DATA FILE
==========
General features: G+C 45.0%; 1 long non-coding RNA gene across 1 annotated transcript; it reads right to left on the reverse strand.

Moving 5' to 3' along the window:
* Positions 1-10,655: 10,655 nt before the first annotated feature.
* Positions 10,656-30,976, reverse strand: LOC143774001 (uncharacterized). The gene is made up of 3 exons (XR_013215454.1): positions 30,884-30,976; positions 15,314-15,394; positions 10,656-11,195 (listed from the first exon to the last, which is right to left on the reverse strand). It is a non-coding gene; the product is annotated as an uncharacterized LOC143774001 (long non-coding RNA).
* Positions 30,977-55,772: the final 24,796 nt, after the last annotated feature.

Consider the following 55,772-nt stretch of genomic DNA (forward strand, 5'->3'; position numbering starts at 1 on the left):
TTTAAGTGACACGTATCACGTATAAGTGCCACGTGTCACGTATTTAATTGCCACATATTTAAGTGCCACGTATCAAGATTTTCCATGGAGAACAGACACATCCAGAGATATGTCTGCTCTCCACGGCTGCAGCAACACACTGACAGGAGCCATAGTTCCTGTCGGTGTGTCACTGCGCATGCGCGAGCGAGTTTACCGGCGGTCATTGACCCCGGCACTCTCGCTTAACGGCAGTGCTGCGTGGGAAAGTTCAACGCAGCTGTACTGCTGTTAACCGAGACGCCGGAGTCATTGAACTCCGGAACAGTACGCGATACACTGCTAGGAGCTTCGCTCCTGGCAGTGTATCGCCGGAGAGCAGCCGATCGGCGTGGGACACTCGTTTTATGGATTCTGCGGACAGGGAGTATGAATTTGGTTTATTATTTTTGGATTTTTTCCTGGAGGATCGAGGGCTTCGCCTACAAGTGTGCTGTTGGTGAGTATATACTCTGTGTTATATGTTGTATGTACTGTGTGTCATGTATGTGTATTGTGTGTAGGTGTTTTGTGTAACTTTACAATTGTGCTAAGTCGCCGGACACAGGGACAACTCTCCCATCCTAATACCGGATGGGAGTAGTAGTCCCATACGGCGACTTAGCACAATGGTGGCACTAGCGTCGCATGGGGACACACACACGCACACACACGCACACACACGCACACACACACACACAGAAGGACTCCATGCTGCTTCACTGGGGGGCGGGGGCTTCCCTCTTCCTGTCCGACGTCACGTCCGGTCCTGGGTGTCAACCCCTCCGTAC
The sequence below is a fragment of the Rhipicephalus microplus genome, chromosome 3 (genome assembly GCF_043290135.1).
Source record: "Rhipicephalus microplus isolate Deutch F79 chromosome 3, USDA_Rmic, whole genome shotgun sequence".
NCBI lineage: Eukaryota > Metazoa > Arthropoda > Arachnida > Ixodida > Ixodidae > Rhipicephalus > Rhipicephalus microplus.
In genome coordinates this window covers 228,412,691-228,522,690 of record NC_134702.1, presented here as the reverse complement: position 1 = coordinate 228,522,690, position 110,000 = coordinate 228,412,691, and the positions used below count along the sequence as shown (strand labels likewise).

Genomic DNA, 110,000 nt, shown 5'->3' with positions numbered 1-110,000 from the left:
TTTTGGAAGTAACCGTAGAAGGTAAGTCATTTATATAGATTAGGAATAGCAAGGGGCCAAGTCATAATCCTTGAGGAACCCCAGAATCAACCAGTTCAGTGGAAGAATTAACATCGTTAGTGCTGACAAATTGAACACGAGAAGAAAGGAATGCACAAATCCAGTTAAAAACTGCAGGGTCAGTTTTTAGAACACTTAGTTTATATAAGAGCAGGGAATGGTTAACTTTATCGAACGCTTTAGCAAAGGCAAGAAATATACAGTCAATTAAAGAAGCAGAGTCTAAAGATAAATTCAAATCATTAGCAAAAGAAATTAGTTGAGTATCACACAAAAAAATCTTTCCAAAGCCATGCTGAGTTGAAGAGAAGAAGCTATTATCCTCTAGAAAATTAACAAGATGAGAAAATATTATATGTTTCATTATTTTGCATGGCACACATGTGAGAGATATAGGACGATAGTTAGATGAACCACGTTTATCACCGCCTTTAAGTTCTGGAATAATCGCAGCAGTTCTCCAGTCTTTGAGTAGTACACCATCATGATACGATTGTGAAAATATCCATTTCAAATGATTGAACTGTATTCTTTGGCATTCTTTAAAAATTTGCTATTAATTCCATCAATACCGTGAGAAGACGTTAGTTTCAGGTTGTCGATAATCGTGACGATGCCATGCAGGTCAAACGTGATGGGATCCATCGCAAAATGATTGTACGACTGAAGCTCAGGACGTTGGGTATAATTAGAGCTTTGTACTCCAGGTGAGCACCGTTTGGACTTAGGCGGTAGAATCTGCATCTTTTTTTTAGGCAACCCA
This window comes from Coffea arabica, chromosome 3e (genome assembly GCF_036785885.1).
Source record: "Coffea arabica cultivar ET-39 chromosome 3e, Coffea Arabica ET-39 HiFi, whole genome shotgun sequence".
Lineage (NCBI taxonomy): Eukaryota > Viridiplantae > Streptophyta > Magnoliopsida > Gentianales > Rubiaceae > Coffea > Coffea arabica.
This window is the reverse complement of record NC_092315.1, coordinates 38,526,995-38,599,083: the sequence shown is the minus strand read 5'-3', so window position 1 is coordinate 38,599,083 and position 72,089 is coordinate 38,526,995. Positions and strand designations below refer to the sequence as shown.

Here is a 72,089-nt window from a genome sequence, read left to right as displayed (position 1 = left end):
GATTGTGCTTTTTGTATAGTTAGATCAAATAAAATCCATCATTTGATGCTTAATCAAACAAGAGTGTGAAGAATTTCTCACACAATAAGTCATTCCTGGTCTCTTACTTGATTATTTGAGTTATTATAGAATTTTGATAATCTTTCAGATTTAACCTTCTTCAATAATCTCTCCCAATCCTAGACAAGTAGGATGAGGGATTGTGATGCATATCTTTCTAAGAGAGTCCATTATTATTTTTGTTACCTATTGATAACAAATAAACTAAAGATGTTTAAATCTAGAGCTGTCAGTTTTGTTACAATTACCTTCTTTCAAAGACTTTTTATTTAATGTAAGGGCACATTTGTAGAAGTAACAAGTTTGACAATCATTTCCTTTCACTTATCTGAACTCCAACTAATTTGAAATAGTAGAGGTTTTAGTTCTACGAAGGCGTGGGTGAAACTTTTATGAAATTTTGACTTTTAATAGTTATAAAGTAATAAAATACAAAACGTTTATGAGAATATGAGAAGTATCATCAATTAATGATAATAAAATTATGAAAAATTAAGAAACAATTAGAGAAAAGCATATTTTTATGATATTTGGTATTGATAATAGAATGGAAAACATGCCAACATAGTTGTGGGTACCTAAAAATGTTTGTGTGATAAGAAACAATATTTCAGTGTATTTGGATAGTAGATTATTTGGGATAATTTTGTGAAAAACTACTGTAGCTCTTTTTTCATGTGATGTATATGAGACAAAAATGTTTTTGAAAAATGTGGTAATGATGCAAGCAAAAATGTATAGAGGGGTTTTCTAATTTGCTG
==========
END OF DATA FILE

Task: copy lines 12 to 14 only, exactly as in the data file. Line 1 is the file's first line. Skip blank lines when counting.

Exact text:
Genomic DNA, 110,000 nt, shown 5'->3' with positions numbered 1-110,000 from the left:
TTTTGGAAGTAACCGTAGAAGGTAAGTCATTTATATAGATTAGGAATAGCAAGGGGCCAAGTCATAATCCTTGAGGAACCCCAGAATCAACCAGTTCAGTGGAAGAATTAACATCGTTAGTGCTGACAAATTGAACACGAGAAGAAAGGAATGCACAAATCCAGTTAAAAACTGCAGGGTCAGTTTTTAGAACACTTAGTTTATATAAGAGCAGGGAATGGTTAACTTTATCGAACGCTTTAGCAAAGGCAAGAAATATACAGTCAATTAAAGAAGCAGAGTCTAAAGATAAATTCAAATCATTAGCAAAAGAAATTAGTTGAGTATCACACAAAAAAATCTTTCCAAAGCCATGCTGAGTTGAAGAGAAGAAGCTATTATCCTCTAGAAAATTAACAAGATGAGAAAATATTATATGTTTCATTATTTTGCATGGCACACATGTGAGAGATATAGGACGATAGTTAGATGAACCACGTTTATCACCGCCTTTAAGTTCTGGAATAATCGCAGCAGTTCTCCAGTCTTTGAGTAGTACACCATCATGATACGATTGTGAAAATATCCATTTCAAATGATTGAACTGTATTCTTTGGCATTCTTTAAAAATTTGCTATTAATTCCATCAATACCGTGAGAAGACGTTAGTTTCAGGTTGTCGATAATCGTGACGATGCCATGCAGGTCAAACGTGATGGGATCCATCGCAAAATGATTGTACGACTGAAGCTCAGGACGTTGGGTATAATTAGAGCTTTGTACTCCAGGTGAGCACCGTTTGGACTTAGGCGGTAGAATCTGCATCTTTTTTTTAGGCAACCCA
This window comes from Coffea arabica, chromosome 3e (genome assembly GCF_036785885.1).